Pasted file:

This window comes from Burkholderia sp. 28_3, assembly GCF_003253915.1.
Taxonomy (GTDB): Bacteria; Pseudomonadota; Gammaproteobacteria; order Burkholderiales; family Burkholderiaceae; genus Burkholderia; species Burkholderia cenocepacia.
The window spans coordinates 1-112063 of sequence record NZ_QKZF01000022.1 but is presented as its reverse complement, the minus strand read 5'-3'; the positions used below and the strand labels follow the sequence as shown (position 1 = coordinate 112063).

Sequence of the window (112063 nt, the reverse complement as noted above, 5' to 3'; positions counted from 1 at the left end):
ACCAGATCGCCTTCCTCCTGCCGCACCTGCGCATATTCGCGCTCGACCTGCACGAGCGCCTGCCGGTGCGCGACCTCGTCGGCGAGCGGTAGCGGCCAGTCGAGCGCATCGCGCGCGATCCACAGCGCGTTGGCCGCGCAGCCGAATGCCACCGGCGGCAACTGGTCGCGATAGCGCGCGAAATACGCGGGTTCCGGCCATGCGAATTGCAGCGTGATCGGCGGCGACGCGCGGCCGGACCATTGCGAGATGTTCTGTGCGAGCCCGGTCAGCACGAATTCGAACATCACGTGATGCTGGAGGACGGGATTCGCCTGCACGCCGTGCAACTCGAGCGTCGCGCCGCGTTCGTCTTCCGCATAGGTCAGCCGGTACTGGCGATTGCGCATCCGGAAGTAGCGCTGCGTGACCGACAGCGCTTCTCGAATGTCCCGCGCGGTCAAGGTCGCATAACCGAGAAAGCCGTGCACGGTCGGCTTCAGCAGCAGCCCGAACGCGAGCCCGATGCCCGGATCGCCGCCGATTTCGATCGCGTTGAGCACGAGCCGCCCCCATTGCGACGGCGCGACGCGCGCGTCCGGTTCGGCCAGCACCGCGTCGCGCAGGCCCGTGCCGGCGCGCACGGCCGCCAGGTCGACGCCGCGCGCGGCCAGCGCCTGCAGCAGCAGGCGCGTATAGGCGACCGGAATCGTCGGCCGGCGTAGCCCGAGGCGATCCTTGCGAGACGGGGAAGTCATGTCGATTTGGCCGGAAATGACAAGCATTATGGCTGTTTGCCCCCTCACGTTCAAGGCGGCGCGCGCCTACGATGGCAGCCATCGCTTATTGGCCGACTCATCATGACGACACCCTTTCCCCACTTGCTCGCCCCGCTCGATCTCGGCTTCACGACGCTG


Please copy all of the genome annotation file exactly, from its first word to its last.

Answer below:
This window comes from Burkholderia sp. 28_3, assembly GCF_003253915.1.
Taxonomy (GTDB): Bacteria; Pseudomonadota; Gammaproteobacteria; order Burkholderiales; family Burkholderiaceae; genus Burkholderia; species Burkholderia cenocepacia.
The window spans coordinates 1-112063 of sequence record NZ_QKZF01000022.1 but is presented as its reverse complement, the minus strand read 5'-3'; the positions used below and the strand labels follow the sequence as shown (position 1 = coordinate 112063).

Sequence of the window (112063 nt, the reverse complement as noted above, 5' to 3'; positions counted from 1 at the left end):
ACCAGATCGCCTTCCTCCTGCCGCACCTGCGCATATTCGCGCTCGACCTGCACGAGCGCCTGCCGGTGCGCGACCTCGTCGGCGAGCGGTAGCGGCCAGTCGAGCGCATCGCGCGCGATCCACAGCGCGTTGGCCGCGCAGCCGAATGCCACCGGCGGCAACTGGTCGCGATAGCGCGCGAAATACGCGGGTTCCGGCCATGCGAATTGCAGCGTGATCGGCGGCGACGCGCGGCCGGACCATTGCGAGATGTTCTGTGCGAGCCCGGTCAGCACGAATTCGAACATCACGTGATGCTGGAGGACGGGATTCGCCTGCACGCCGTGCAACTCGAGCGTCGCGCCGCGTTCGTCTTCCGCATAGGTCAGCCGGTACTGGCGATTGCGCATCCGGAAGTAGCGCTGCGTGACCGACAGCGCTTCTCGAATGTCCCGCGCGGTCAAGGTCGCATAACCGAGAAAGCCGTGCACGGTCGGCTTCAGCAGCAGCCCGAACGCGAGCCCGATGCCCGGATCGCCGCCGATTTCGATCGCGTTGAGCACGAGCCGCCCCCATTGCGACGGCGCGACGCGCGCGTCCGGTTCGGCCAGCACCGCGTCGCGCAGGCCCGTGCCGGCGCGCACGGCCGCCAGGTCGACGCCGCGCGCGGCCAGCGCCTGCAGCAGCAGGCGCGTATAGGCGACCGGAATCGTCGGCCGGCGTAGCCCGAGGCGATCCTTGCGAGACGGGGAAGTCATGTCGATTTGGCCGGAAATGACAAGCATTATGGCTGTTTGCCCCCTCACGTTCAAGGCGGCGCGCGCCTACGATGGCAGCCATCGCTTATTGGCCGACTCATCATGACGACACCCTTTCCCCACTTGCTCGCCCCGCTCGATCTCGGCTTCACGACGCTG